Under a cloudy, grey sky on top of Burnaby Mountain, a crowd of around 25 rolled out a banner that read “Stop Kinder Morgan!” in bold red letters and prepared to hear the news from the B.C. Supreme Court.
They had gathered from all around Metro Vancouver to hear Justice Brenda Brown’s decision on whether to grant the City of Burnaby an injunction to stop Kinder Morgan’s controversial Trans Mountain pipeline expansion project.
There were big stakes for those gathered at the rally, organized by BROKE (Burnaby Residents Opposing Kinder Morgan Expansion), a citizen’s group started by homeowners after Kinder Morgan’s 2007 bitumen spill in Burnaby.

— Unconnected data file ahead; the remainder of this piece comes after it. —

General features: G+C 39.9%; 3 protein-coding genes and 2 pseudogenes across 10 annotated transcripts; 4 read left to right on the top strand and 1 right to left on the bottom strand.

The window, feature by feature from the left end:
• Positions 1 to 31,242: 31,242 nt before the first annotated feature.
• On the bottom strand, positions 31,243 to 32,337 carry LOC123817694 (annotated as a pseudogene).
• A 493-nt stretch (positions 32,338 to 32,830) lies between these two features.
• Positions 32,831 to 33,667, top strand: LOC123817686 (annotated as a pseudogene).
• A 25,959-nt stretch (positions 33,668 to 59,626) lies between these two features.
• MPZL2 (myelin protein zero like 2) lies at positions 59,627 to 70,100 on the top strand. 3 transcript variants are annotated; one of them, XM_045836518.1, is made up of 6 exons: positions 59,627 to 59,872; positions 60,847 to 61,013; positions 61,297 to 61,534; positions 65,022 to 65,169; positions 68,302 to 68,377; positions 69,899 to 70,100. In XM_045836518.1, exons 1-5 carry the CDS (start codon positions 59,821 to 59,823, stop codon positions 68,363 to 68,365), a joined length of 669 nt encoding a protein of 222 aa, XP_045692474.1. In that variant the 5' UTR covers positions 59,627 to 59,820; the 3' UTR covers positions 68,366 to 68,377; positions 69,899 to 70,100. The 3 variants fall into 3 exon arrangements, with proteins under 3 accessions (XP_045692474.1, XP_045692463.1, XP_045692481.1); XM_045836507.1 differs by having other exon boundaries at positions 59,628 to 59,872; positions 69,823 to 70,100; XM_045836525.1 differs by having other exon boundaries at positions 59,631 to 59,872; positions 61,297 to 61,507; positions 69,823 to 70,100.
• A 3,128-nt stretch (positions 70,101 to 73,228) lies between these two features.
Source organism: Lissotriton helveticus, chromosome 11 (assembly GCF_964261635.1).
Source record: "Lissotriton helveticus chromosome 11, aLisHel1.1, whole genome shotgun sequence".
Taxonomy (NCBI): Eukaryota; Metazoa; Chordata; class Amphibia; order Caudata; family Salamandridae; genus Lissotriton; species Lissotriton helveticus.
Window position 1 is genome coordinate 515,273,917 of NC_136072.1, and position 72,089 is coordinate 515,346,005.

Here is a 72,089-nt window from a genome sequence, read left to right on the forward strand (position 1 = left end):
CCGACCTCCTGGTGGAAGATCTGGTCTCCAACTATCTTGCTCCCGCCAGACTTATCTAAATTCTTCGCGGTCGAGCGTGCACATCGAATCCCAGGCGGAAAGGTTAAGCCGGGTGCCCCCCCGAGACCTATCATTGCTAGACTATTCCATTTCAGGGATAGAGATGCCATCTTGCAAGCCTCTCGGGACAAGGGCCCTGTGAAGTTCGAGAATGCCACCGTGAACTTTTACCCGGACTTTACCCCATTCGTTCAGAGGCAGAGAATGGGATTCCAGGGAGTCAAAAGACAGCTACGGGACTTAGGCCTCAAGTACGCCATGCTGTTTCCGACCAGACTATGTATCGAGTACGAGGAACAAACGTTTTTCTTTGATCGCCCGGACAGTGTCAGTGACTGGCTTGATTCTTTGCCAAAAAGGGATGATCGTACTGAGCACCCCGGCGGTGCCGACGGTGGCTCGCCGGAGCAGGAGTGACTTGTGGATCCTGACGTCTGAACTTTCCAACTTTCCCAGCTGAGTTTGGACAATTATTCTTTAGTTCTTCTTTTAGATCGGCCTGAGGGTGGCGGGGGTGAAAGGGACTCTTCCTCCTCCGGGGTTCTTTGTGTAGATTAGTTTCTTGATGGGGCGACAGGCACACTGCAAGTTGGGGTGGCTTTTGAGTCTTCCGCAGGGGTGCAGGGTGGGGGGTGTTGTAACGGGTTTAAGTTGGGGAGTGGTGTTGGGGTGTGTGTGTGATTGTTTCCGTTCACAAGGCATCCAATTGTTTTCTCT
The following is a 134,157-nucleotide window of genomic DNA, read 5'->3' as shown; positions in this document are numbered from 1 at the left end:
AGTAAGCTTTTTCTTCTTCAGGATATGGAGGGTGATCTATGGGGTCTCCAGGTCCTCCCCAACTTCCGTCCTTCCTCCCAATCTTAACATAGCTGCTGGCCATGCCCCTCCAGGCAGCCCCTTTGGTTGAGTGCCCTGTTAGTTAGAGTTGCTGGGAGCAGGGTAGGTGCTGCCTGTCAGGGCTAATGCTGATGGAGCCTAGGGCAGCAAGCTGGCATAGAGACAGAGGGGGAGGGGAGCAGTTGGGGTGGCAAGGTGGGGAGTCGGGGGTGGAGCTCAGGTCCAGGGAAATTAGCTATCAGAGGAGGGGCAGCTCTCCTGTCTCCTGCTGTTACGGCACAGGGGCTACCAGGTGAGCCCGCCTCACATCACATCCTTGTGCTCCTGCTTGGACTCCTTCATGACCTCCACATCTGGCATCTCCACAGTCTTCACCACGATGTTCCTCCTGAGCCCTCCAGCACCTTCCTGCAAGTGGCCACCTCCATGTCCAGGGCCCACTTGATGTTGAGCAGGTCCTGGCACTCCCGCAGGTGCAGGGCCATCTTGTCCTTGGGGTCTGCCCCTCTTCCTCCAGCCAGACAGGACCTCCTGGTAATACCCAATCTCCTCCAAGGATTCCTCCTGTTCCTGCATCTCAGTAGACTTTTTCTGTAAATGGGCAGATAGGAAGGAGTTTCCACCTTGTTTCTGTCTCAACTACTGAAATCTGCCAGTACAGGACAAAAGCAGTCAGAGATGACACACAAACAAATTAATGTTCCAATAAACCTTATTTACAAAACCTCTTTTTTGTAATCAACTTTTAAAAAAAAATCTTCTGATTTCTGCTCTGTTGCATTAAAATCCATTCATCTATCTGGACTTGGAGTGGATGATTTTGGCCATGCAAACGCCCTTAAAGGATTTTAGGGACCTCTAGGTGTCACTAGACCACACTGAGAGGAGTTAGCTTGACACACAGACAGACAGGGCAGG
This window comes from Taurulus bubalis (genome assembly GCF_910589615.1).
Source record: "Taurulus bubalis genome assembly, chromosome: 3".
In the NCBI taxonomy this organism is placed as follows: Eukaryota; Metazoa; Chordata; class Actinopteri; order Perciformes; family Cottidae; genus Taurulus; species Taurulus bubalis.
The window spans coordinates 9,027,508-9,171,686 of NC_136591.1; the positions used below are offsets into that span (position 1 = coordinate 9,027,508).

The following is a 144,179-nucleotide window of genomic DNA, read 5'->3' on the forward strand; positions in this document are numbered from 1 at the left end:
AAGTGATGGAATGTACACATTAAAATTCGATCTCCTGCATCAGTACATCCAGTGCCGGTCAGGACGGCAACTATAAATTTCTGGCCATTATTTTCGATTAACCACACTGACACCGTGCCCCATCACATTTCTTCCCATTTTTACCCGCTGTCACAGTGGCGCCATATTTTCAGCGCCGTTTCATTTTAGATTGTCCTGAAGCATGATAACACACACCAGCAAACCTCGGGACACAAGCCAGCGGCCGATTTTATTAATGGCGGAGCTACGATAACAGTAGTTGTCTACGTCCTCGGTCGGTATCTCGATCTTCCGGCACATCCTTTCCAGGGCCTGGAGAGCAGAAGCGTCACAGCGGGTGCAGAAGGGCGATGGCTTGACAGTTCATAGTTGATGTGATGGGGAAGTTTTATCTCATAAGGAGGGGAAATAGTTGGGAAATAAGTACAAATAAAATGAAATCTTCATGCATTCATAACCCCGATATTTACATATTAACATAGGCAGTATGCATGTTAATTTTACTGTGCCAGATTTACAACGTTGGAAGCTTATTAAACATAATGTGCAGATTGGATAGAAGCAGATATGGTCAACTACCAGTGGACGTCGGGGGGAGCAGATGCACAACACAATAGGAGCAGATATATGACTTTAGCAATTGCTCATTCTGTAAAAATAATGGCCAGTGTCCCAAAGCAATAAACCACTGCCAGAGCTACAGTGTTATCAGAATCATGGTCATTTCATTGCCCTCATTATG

The expansion, if approved, will allow Kinder Morgan to twin the existing pipeline and increase the flow of diluted bitumen from Edmonton to Burnaby from the current 300,000 barrels to 890,000 barrels a day.
The $5.8 billion project is expected to create 90 new jobs and transport Canadian bitumen to markets in Asia and the U.S.
As Justice Brown announced her decision, the crowd gathered around Alan Dutton, a BROKE member who was on the phone with the group’s lawyer. Looks of dismay overcame the crowd as Dutton explained that Justice Brown has rejected the injunction.
“This is disturbing,” said BROKE spokesperson Karl Perrin. “This means City bylaws don’t really have much force, if any. What’s the point of even having laws if we can’t enforce them?”